THE British public are a gloriously unpredictable bunch! If ever there was a time and a place for the Brexit Party or Ukip to win a first seat in Parliament it was Thursday's Peterborough by-election.

Following on from Brexit's big success in the European elections, Peterborough, which voted 61 per cent leave, was ripe for the taking, especially as the by-election was caused by the disgrace of the previous Labour MP.

When the result was announced, the newly-formed Brexit Party did scoop 29 per cent of the vote, but ultimately Peterborough, by a narrow margin, elected another Labour MP who represents a party whose Brexit policy is not clear and which is becoming more remainderish by the week.

Equally unpredictably, the Lib Dems and the Greens, who did well in the Europeans by attracting all the remainers, performed averagely, and their percentages do not suggest that they are a coming force.

Perhaps the British public are cannier than they are given credit for. Perhaps they realised that the Europeans were meaningless elections and used them to send a clear message, but they know that Parliamentary elections are more nuanced.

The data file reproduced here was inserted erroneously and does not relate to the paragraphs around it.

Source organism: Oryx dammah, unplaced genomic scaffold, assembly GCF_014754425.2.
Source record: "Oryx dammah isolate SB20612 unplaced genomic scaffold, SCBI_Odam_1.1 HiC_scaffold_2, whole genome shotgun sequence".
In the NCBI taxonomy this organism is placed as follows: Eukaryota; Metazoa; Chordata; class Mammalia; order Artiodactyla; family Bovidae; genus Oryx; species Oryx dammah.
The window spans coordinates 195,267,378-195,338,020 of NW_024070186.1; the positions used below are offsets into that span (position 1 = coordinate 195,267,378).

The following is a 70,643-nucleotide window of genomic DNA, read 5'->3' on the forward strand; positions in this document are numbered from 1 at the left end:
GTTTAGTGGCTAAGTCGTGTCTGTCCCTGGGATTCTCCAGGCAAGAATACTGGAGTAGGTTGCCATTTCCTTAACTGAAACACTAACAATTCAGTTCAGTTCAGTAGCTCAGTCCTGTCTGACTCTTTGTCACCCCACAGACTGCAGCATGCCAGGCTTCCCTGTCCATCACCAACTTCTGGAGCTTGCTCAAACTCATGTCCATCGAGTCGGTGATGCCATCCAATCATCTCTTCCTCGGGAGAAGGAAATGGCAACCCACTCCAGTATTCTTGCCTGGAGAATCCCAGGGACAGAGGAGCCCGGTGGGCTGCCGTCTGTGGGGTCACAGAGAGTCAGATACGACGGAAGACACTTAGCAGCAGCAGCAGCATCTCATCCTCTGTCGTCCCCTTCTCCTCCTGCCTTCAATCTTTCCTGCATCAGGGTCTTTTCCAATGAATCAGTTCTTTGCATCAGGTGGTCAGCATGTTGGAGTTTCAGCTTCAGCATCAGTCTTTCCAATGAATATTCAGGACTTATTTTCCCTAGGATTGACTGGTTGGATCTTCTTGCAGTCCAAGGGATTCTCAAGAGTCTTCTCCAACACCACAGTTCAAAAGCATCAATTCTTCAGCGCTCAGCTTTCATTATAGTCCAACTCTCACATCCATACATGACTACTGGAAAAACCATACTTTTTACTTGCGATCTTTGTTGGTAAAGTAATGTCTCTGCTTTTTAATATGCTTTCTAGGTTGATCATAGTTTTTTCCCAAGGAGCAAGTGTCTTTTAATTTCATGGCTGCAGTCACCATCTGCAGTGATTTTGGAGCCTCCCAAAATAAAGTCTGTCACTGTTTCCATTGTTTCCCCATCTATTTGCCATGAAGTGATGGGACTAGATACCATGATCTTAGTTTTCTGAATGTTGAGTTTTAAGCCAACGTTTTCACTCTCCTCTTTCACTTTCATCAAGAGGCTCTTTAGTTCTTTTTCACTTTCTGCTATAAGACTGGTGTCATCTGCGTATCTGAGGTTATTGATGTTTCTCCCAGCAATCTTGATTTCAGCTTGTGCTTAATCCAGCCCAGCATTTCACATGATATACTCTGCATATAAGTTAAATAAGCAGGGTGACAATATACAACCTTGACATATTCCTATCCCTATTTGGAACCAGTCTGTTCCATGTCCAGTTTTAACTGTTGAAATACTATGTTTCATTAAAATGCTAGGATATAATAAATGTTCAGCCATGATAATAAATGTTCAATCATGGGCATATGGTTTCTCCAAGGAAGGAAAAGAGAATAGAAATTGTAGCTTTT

Donald Trump's visit has brought two things into focus: we are now debating the terms of a trade deal with the US and whether we are prepared to accept America's standards, and we are again thinking about the future of the NHS – how much privatisation is acceptable?

The Brexit Party needs to work up a full range of policies, both home and abroad, if it really wants to shake up Britain's two party hierarchy.